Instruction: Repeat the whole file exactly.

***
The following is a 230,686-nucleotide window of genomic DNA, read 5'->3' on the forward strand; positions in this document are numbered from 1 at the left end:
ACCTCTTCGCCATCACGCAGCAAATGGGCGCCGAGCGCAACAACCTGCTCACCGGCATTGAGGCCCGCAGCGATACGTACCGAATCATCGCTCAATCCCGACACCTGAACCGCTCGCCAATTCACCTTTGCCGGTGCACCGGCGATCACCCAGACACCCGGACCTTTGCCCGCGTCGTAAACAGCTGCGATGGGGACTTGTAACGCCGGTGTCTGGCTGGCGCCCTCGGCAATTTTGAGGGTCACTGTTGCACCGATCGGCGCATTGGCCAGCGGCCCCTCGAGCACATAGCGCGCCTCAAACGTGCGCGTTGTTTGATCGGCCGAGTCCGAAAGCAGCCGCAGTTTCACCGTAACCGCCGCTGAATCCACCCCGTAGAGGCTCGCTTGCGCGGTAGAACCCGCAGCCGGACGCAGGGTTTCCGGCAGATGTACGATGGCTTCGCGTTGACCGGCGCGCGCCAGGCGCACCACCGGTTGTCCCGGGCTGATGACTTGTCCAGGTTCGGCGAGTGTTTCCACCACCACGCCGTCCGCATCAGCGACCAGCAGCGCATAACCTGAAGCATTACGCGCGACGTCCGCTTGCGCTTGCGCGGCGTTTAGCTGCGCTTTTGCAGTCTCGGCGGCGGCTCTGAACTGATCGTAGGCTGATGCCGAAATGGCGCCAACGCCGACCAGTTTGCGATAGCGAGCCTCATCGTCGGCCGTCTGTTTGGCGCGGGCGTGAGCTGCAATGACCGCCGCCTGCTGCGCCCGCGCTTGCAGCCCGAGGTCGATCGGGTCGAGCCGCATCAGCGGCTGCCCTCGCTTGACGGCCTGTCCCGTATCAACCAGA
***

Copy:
The following is a 230,686-nucleotide window of genomic DNA, read 5'->3' on the forward strand; positions in this document are numbered from 1 at the left end:
ACCTCTTCGCCATCACGCAGCAAATGGGCGCCGAGCGCAACAACCTGCTCACCGGCATTGAGGCCCGCAGCGATACGTACCGAATCATCGCTCAATCCCGACACCTGAACCGCTCGCCAATTCACCTTTGCCGGTGCACCGGCGATCACCCAGACACCCGGACCTTTGCCCGCGTCGTAAACAGCTGCGATGGGGACTTGTAACGCCGGTGTCTGGCTGGCGCCCTCGGCAATTTTGAGGGTCACTGTTGCACCGATCGGCGCATTGGCCAGCGGCCCCTCGAGCACATAGCGCGCCTCAAACGTGCGCGTTGTTTGATCGGCCGAGTCCGAAAGCAGCCGCAGTTTCACCGTAACCGCCGCTGAATCCACCCCGTAGAGGCTCGCTTGCGCGGTAGAACCCGCAGCCGGACGCAGGGTTTCCGGCAGATGTACGATGGCTTCGCGTTGACCGGCGCGCGCCAGGCGCACCACCGGTTGTCCCGGGCTGATGACTTGTCCAGGTTCGGCGAGTGTTTCCACCACCACGCCGTCCGCATCAGCGACCAGCAGCGCATAACCTGAAGCATTACGCGCGACGTCCGCTTGCGCTTGCGCGGCGTTTAGCTGCGCTTTTGCAGTCTCGGCGGCGGCTCTGAACTGATCGTAGGCTGATGCCGAAATGGCGCCAACGCCGACCAGTTTGCGATAGCGAGCCTCATCGTCGGCCGTCTGTTTGGCGCGGGCGTGAGCTGCAATGACCGCCGCCTGCTGCGCCCGCGCTTGCAGCCCGAGGTCGATCGGGTCGAGCCGCATCAGCGGCTGCCCTCGCTTGACGGCCTGTCCCGTATCAACCAGA